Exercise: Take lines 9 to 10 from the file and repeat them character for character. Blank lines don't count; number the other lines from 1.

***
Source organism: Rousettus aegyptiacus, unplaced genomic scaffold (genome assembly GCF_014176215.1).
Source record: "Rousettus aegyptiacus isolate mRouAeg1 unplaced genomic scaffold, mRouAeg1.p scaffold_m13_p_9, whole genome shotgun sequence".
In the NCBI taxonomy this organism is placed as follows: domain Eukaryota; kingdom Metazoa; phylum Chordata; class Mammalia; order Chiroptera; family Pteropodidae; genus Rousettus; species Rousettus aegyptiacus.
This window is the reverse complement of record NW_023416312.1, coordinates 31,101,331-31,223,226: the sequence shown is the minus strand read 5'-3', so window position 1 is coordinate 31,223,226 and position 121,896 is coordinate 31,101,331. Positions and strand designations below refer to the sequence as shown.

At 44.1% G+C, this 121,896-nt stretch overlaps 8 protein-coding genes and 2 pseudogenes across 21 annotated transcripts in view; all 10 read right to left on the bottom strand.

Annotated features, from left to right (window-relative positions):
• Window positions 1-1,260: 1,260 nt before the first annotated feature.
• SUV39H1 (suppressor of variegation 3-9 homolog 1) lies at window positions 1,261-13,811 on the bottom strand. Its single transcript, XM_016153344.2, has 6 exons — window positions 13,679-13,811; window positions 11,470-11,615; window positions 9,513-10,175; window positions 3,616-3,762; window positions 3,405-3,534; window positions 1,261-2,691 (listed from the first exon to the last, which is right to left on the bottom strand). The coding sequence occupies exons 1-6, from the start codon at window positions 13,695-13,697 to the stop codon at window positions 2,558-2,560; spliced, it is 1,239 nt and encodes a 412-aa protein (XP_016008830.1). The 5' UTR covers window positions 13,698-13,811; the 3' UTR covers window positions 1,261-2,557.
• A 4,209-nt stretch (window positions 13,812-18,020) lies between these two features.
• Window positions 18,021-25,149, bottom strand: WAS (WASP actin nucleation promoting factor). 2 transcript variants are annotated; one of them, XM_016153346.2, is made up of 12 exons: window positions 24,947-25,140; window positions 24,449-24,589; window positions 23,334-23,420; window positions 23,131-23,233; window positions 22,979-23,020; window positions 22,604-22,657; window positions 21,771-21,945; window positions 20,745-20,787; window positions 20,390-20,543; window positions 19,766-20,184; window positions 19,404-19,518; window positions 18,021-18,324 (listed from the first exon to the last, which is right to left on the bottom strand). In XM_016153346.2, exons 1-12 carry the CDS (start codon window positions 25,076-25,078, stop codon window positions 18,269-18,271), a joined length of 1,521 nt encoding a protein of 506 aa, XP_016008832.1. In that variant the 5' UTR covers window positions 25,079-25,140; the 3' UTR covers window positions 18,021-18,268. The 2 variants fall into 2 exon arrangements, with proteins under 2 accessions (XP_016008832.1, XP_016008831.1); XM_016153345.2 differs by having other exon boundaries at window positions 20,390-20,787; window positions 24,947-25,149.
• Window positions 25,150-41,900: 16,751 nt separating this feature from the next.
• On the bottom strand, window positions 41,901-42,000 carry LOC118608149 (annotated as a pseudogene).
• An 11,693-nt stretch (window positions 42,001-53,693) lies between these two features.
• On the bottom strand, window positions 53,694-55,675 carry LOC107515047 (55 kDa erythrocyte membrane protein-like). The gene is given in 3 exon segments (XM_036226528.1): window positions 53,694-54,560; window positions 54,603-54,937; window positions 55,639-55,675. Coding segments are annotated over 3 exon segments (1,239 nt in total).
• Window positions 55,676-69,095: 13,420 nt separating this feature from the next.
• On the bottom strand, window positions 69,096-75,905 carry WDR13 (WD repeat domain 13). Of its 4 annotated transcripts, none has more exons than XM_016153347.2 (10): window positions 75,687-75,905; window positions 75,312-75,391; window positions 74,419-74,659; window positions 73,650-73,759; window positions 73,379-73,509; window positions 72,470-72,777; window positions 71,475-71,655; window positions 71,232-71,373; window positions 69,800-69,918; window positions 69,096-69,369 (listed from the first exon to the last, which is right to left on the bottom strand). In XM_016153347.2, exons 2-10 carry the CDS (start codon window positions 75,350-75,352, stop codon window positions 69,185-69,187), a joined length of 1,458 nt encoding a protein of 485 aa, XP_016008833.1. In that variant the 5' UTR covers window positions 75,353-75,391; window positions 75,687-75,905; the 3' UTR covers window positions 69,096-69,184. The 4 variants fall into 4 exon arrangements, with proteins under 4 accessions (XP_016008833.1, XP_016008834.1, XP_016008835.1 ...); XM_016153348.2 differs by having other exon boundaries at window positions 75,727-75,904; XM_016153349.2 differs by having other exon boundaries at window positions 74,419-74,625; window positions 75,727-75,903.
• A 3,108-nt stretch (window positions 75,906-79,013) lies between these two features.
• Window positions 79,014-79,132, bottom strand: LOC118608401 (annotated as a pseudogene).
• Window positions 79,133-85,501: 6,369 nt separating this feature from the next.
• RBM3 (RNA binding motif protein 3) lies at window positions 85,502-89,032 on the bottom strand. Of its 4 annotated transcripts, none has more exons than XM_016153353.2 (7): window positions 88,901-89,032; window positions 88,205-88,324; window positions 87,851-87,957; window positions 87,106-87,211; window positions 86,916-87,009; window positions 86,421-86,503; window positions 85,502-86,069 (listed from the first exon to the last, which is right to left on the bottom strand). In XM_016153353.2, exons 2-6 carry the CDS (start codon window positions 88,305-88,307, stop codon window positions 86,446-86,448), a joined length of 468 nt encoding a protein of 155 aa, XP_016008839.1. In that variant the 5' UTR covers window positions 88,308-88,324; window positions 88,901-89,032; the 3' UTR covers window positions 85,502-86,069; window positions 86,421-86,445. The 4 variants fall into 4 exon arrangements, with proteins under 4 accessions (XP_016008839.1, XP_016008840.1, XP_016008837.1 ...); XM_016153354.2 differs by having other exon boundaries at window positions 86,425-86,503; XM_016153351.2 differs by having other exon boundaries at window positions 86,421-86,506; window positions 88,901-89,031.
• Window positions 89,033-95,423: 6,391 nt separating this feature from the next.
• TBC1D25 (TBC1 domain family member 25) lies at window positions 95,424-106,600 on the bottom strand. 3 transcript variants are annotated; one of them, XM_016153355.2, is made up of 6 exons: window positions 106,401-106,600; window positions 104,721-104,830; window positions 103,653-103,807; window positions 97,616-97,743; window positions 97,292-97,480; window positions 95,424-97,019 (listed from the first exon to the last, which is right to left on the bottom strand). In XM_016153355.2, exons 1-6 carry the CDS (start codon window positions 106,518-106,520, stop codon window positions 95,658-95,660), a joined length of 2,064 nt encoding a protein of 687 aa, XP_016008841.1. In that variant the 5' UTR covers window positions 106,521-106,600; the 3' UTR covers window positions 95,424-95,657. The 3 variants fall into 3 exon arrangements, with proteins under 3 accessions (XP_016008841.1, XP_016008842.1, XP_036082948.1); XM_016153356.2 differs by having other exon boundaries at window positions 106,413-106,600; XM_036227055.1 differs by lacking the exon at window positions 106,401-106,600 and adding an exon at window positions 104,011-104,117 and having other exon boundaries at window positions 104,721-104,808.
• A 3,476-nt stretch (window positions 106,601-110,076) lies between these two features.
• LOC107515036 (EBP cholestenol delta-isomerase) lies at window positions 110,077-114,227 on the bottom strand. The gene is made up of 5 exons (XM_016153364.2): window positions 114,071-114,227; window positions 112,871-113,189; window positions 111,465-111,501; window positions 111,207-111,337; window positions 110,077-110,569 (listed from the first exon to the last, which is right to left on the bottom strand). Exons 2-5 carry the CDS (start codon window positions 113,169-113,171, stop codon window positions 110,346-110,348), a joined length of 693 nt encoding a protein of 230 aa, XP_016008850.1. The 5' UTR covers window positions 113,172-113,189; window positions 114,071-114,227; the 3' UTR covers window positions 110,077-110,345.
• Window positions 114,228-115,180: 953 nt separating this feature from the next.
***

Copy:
• A 4,209-nt stretch (window positions 13,812-18,020) lies between these two features.
• Window positions 18,021-25,149, bottom strand: WAS (WASP actin nucleation promoting factor). 2 transcript variants are annotated; one of them, XM_016153346.2, is made up of 12 exons: window positions 24,947-25,140; window positions 24,449-24,589; window positions 23,334-23,420; window positions 23,131-23,233; window positions 22,979-23,020; window positions 22,604-22,657; window positions 21,771-21,945; window positions 20,745-20,787; window positions 20,390-20,543; window positions 19,766-20,184; window positions 19,404-19,518; window positions 18,021-18,324 (listed from the first exon to the last, which is right to left on the bottom strand). In XM_016153346.2, exons 1-12 carry the CDS (start codon window positions 25,076-25,078, stop codon window positions 18,269-18,271), a joined length of 1,521 nt encoding a protein of 506 aa, XP_016008832.1. In that variant the 5' UTR covers window positions 25,079-25,140; the 3' UTR covers window positions 18,021-18,268. The 2 variants fall into 2 exon arrangements, with proteins under 2 accessions (XP_016008832.1, XP_016008831.1); XM_016153345.2 differs by having other exon boundaries at window positions 20,390-20,787; window positions 24,947-25,149.